Blog » pavement to parks
- May 5, 2010BY COLLEEN MCHUGH
Our second installment of the Photos of the Week posting features images submitted by SPUR members and friends. If you are interested in seeing your own photos show up in the Photos of the Week, please add your shots to our Flickr Pool!
[Image: flickr user lunatic teacup]
There has been a lot of excitement lately surrounding the multitude of Pavement to Parks projects popping up around the city. However, this particular vacant-lot-turned-mini-park on Judah and the Great Highway has been around since 2004. (And as someone who in high school frequently crossed the former trash-filled concrete median to grab some coffee at nearby Java Beach, I can attest that it was a much welcome change.) Now the Outer Sunset community and the Surfrider Foundation are extending La Playa Park to the median on the other side of the N Judah streetcar turnaround — and adding a bocce ball court!
[Image: Neal Patel]
This perfectly framed shot of Laguna Street near Fort Mason highlights the contrast between streetscape and parkscape. I know which path I want to take!
[Image: Danielle Espinal-Stekert]
And we conclude this week with a beautiful and piercing set of eyes in the Mission. I keep finding something new in the details of this mural!
- March 19, 2010BY COLLEEN MCHUGH
Mayor Gavin Newsom, Supervisor Ross Mirkarimi, DPW Director Ed Reiskin and a crowd of supporters gathered yesterday in front of Mojo Bicycle Café on Divisadero at Hayes to celebrate the opening of the city’s first of many new “parklets.” These parklets—parking spaces repurposed as lively sidewalk extensions—are part of the city’s Pavement to Parks initiative.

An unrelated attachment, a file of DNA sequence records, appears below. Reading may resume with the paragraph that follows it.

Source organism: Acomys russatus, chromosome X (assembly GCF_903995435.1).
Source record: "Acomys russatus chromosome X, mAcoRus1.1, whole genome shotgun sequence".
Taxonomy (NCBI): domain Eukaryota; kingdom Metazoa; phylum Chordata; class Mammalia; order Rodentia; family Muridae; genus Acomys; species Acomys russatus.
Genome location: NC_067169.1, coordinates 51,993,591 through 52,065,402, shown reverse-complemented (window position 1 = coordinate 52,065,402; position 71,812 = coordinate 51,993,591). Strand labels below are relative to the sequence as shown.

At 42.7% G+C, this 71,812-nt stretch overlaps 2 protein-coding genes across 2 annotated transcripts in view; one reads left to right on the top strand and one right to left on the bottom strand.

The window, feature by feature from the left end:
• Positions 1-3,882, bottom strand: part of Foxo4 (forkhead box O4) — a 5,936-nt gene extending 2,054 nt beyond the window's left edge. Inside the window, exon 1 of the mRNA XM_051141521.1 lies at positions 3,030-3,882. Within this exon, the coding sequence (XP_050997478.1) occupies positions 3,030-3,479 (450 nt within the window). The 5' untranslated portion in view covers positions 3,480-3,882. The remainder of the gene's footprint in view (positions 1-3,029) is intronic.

The new Divisadero Street parklet consists of a wooden platform elevated to sidewalk height and extended across two former parking spaces. Benches, tables and chairs, planters, and bike parking fill the transformed public space.
These parklets can be attributed in some respects to several years of creative PARK(ing) Day activism. PARK(ing) Day was conceived by REBAR in a single San Francisco parking space in 2005. Since then, it has been celebrated in parking spaces across San Francisco and around the world. Opening exactly six months after PARK(ing) Day 2009, the Divisadero parklet shares many of the design aspects first experimented with in the Urban Center’s most recent PARK(ing) Day project—a collaborative effort between SPUR and the Great Streets Project. Architect Riyad Ghannam, who volunteered his time and skills to design the Divisadero parklet, also designed the temporary mobile platforms we used in front of the Urban Center. PARK(ing) Day 2009 was a great day at SPUR—a street-side celebration of sun, friends, neighbors, music, and public space. And it is exciting to see that the hours of construction by Riyad and other volunteers and interns in the depths of the SPUR basement may have had an impact beyond just one perfect day in September.
Left: PARK(ing) Day 2009 at the Urban Center. Right: Divisadero St. parklet. [Images: Colleen McHugh]